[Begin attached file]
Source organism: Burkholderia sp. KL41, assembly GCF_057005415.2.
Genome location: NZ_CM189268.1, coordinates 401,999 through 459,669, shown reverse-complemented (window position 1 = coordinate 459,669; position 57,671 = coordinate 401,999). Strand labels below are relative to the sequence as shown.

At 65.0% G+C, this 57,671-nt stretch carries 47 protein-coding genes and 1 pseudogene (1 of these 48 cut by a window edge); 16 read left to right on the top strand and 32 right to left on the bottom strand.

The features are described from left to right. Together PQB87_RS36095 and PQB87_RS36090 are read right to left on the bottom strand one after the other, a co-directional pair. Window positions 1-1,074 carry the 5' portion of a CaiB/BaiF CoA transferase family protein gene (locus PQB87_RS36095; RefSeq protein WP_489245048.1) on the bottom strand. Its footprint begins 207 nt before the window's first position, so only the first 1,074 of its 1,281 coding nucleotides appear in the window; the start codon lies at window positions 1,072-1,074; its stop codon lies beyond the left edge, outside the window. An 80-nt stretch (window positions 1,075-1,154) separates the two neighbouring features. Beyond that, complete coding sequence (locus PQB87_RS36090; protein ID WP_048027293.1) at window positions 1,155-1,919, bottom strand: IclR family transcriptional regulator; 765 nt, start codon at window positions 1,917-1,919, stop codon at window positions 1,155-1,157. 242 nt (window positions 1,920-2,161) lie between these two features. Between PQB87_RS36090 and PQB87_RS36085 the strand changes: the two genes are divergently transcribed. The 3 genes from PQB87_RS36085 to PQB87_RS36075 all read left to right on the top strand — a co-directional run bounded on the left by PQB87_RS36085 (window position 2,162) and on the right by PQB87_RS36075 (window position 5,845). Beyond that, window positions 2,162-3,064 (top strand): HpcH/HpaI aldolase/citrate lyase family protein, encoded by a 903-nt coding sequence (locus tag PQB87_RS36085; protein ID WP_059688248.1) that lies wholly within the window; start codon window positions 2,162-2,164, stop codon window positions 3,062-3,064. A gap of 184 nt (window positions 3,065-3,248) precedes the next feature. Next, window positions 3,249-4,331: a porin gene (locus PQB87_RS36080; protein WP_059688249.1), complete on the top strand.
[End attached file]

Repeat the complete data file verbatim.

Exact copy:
Source organism: Burkholderia sp. KL41, assembly GCF_057005415.2.
Genome location: NZ_CM189268.1, coordinates 401,999 through 459,669, shown reverse-complemented (window position 1 = coordinate 459,669; position 57,671 = coordinate 401,999). Strand labels below are relative to the sequence as shown.

At 65.0% G+C, this 57,671-nt stretch carries 47 protein-coding genes and 1 pseudogene (1 of these 48 cut by a window edge); 16 read left to right on the top strand and 32 right to left on the bottom strand.

The features are described from left to right. Together PQB87_RS36095 and PQB87_RS36090 are read right to left on the bottom strand one after the other, a co-directional pair. Window positions 1-1,074 carry the 5' portion of a CaiB/BaiF CoA transferase family protein gene (locus PQB87_RS36095; RefSeq protein WP_489245048.1) on the bottom strand. Its footprint begins 207 nt before the window's first position, so only the first 1,074 of its 1,281 coding nucleotides appear in the window; the start codon lies at window positions 1,072-1,074; its stop codon lies beyond the left edge, outside the window. An 80-nt stretch (window positions 1,075-1,154) separates the two neighbouring features. Beyond that, complete coding sequence (locus PQB87_RS36090; protein ID WP_048027293.1) at window positions 1,155-1,919, bottom strand: IclR family transcriptional regulator; 765 nt, start codon at window positions 1,917-1,919, stop codon at window positions 1,155-1,157. 242 nt (window positions 1,920-2,161) lie between these two features. Between PQB87_RS36090 and PQB87_RS36085 the strand changes: the two genes are divergently transcribed. The 3 genes from PQB87_RS36085 to PQB87_RS36075 all read left to right on the top strand — a co-directional run bounded on the left by PQB87_RS36085 (window position 2,162) and on the right by PQB87_RS36075 (window position 5,845). Beyond that, window positions 2,162-3,064 (top strand): HpcH/HpaI aldolase/citrate lyase family protein, encoded by a 903-nt coding sequence (locus tag PQB87_RS36085; protein ID WP_059688248.1) that lies wholly within the window; start codon window positions 2,162-2,164, stop codon window positions 3,062-3,064. A gap of 184 nt (window positions 3,065-3,248) precedes the next feature. Next, window positions 3,249-4,331: a porin gene (locus PQB87_RS36080; protein WP_059688249.1), complete on the top strand.